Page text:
Exercise for Fitness :: Nationwide Children's Hospital

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Exercise for Fitness

Your body is like a machine. Exercise helps all the parts of your body work their best. You need to exercise regularly to stay healthy and fit.

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Benefits of Exercise

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  • Exercise helps both the mind and body in many ways:

  • Helps your muscles be strong and flexible.

  • Helps your heart and lungs pump blood and oxygen better.

  • Helps lower your blood pressure.

  • Helps relieve stress.

  • Helps you gain energy and confidence.

  • Helps your body develop more lean muscle and burn off fat.

  • Helps lower cholesterol levels and blood fats.

Types of Exercise

Picture 1 - Exercise helps keep you fit and healthy.
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There are two kinds of exercise: aerobic (ah-ROW-bik) and anaerobic (an-ah-ROW-bik).

Aerobic exercise, such as jogging, swimming, riding a bike or fast walking, uses oxygen and helps get your heart and lungs into good shape. It also increases your endurance (allows you to exercise a long time without getting tired). Aerobic exercise will help reduce body fat if you do it at least 3 times a week for about 20 to 40 minutes each time.

Anaerobic exercise, such as weight lifting, tennis, bowling and gymnastics increases strength and makes muscles larger. It doesn’t help your heart and lungs very much or help with endurance.

Before You Start an Exercise Program

Most healthy young people don’t need to have a physical exam before starting an exercise program. But, if you have a history of diabetes, asthma, high blood pressure, heart disease or a recent injury, you should check with your doctor before you begin an exercise program.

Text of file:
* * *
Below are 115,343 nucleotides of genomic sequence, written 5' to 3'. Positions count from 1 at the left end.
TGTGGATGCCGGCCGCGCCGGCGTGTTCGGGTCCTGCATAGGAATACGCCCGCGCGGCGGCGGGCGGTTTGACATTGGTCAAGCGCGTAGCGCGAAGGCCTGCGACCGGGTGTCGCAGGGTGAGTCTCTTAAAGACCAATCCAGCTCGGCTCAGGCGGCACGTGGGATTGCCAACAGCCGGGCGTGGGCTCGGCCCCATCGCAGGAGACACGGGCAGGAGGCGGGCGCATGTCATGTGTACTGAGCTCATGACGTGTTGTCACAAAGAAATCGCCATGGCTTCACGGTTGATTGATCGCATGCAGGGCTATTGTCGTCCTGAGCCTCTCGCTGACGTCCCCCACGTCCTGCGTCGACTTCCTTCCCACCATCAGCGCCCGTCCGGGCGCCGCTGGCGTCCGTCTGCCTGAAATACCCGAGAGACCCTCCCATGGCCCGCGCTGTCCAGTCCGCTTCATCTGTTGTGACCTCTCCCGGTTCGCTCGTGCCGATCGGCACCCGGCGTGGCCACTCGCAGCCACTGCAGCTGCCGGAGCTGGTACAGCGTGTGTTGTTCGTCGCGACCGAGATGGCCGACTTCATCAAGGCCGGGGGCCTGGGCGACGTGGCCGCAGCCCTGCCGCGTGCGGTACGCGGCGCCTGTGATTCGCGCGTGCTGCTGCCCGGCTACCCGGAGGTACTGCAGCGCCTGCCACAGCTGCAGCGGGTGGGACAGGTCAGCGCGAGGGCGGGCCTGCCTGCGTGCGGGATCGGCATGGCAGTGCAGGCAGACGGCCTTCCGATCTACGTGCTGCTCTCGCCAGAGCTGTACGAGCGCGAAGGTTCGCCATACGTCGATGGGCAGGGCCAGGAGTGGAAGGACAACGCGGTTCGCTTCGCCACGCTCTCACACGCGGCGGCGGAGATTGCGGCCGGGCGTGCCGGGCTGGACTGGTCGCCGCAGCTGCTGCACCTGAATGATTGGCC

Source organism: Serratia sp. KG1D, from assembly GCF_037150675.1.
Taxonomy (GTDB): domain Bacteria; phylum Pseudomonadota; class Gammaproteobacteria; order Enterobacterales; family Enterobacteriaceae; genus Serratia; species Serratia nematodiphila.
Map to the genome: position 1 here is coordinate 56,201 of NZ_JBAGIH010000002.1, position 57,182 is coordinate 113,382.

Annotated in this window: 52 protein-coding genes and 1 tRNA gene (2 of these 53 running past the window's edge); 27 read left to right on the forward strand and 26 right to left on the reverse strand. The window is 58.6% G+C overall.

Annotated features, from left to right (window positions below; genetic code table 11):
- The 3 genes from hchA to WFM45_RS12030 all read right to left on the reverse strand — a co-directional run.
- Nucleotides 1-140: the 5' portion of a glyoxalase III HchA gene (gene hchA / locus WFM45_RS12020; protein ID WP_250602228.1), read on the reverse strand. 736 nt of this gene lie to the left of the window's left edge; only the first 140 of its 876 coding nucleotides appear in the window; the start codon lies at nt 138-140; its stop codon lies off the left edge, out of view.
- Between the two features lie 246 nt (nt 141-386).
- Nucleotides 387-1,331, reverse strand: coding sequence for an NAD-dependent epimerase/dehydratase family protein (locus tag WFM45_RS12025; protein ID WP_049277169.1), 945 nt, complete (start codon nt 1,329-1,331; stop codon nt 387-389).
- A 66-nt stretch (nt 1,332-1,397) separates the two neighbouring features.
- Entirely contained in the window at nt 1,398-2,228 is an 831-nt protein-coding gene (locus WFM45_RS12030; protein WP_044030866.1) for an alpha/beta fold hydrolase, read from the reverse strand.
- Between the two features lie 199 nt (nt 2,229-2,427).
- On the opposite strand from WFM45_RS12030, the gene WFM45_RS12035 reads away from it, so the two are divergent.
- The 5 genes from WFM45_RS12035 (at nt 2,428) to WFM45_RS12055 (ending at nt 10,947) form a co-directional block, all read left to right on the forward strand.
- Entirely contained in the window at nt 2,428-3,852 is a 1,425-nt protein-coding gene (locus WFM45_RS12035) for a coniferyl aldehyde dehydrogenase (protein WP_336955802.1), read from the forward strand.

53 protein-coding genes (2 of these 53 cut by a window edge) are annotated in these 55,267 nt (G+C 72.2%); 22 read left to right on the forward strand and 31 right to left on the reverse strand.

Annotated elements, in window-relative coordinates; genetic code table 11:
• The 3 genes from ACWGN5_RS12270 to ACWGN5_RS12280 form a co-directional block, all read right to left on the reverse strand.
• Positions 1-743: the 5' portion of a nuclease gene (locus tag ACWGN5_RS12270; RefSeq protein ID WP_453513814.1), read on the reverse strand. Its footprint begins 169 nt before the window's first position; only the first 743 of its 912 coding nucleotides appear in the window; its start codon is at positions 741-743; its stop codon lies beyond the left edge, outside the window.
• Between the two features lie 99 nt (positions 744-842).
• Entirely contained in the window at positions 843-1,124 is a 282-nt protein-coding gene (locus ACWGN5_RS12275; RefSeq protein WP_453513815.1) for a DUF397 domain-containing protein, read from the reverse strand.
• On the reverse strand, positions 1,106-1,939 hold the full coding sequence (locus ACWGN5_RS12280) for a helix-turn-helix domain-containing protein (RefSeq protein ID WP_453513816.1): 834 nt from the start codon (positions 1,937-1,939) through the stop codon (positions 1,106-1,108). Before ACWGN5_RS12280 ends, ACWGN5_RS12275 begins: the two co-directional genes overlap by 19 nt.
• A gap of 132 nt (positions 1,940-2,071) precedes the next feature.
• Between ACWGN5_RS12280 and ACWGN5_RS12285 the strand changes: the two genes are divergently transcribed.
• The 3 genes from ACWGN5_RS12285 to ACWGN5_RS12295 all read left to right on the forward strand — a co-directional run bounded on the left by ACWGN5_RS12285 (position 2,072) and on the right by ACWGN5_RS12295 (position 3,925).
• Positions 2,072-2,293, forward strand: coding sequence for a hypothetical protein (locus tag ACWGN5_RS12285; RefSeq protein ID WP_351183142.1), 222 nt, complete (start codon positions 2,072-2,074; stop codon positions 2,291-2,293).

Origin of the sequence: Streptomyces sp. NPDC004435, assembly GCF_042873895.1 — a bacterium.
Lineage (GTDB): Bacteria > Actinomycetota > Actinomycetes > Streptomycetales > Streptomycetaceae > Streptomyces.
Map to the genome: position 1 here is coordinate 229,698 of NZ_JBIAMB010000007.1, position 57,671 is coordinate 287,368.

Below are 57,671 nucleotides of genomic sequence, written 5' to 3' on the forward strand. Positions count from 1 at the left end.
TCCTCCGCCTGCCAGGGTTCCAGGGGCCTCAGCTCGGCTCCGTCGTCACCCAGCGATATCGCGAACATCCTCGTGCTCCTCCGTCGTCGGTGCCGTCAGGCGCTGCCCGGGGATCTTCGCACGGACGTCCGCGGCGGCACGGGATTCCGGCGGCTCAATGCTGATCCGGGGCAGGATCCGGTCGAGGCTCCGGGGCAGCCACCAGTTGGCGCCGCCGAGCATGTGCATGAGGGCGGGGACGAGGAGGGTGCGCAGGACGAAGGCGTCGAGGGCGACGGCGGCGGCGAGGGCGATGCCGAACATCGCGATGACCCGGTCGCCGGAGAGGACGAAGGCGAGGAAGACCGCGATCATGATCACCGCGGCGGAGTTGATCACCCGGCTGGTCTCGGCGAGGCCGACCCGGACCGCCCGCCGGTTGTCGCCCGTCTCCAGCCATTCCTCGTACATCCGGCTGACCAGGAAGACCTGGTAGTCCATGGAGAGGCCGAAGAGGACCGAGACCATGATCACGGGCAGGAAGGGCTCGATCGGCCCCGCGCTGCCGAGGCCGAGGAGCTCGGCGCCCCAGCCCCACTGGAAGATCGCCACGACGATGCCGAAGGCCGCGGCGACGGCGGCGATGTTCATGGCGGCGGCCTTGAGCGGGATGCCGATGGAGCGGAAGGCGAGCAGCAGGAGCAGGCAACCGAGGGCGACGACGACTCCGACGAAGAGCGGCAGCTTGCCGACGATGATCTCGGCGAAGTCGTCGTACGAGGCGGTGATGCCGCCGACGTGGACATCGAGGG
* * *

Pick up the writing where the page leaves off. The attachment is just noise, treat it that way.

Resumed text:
If you haven’t been a very active person until now, it’s best to start slowly. Then slowly increase your routine to exercise harder, more often and for longer periods.

Each Time You Exercise

1. Take 5 to 10 minutes to stretch and "warm up" to prepare your body for activity.

2. Do 20 to 40 minutes of an aerobic type of exercise. During this time, check your pulse. If you get dizzy or short of breath, stop the fast exercise, but walk around more slowly until your heart rate slows. (Your heart rate will increase during exercise. It should return to your normal resting heart rate within a few minutes after exercise. As you get into shape, it will take less time for your heart rate to return to normal.)

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3. Take 5 to 10 minutes to "cool down." Continue with slower and gentler movements, such as slow walking and stretching. This helps prevent sore muscles and joints and gradually slows the heart to its resting rate.

To Find your Resting Heart Rate

Picture 2 - Learn how to take your pulse on your neck or wrist.
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Your resting heart rate is the number of times per minute that your heart beats when you have not been exercising. As you get into shape, your resting heart rate will become lower. You can learn to take your pulse to find your resting heart rate.

To take your pulse:

  • Ask your doctor or nurse to show you how to find your pulse on the side of your neck or on the inside of your wrist (Picture 2).

  • Start counting your pulse with the first beat at 0 seconds. Continue counting heartbeats for 10 seconds, then stop.

  • Multiply this number by 6. This will be the number of heart beats per minute.

  • Another way to count your heart rate is to count the heartbeats for a full minute (60 seconds).

Points to Remember

  • Vary your exercise schedule to prevent becoming bored and to prevent muscle or joint pain and injury. Do different exercises on different days.

  • Make walking, swimming or cycling a part of your aerobic workout.

  • During warm weather, wear lightweight, loose-fitting clothing. (You may need to exercise less hard or for shorter periods during hot weather.)

  • While exercising, you should be able to talk comfortably. If you have trouble breathing or feel faint or weak during or after exercise, you are probably pushing yourself too hard.

  • Drink lots of water before, during and after exercise (about 3 to 6 ounces every 15 minutes).

  • Wear shoes that provide good foot support for walking and running exercises.

  • Exercise videotapes can be borrowed from the public library.

  • Remember, regular exercise is an important part of weight control. Weight you lose by dieting alone will most likely be gained back. Check with your doctor or nurse about what your ideal weight is for your age, sex and height.

  • Sometimes it is more fun to exercise with a friend.

Set realistic goals for yourself. Fitness takes time and effort but it is worth it!

Exercise for Fitness (PDF)

HH-II-126 3/05 Copyright 1995-2005, Nationwide Children’s Hospital

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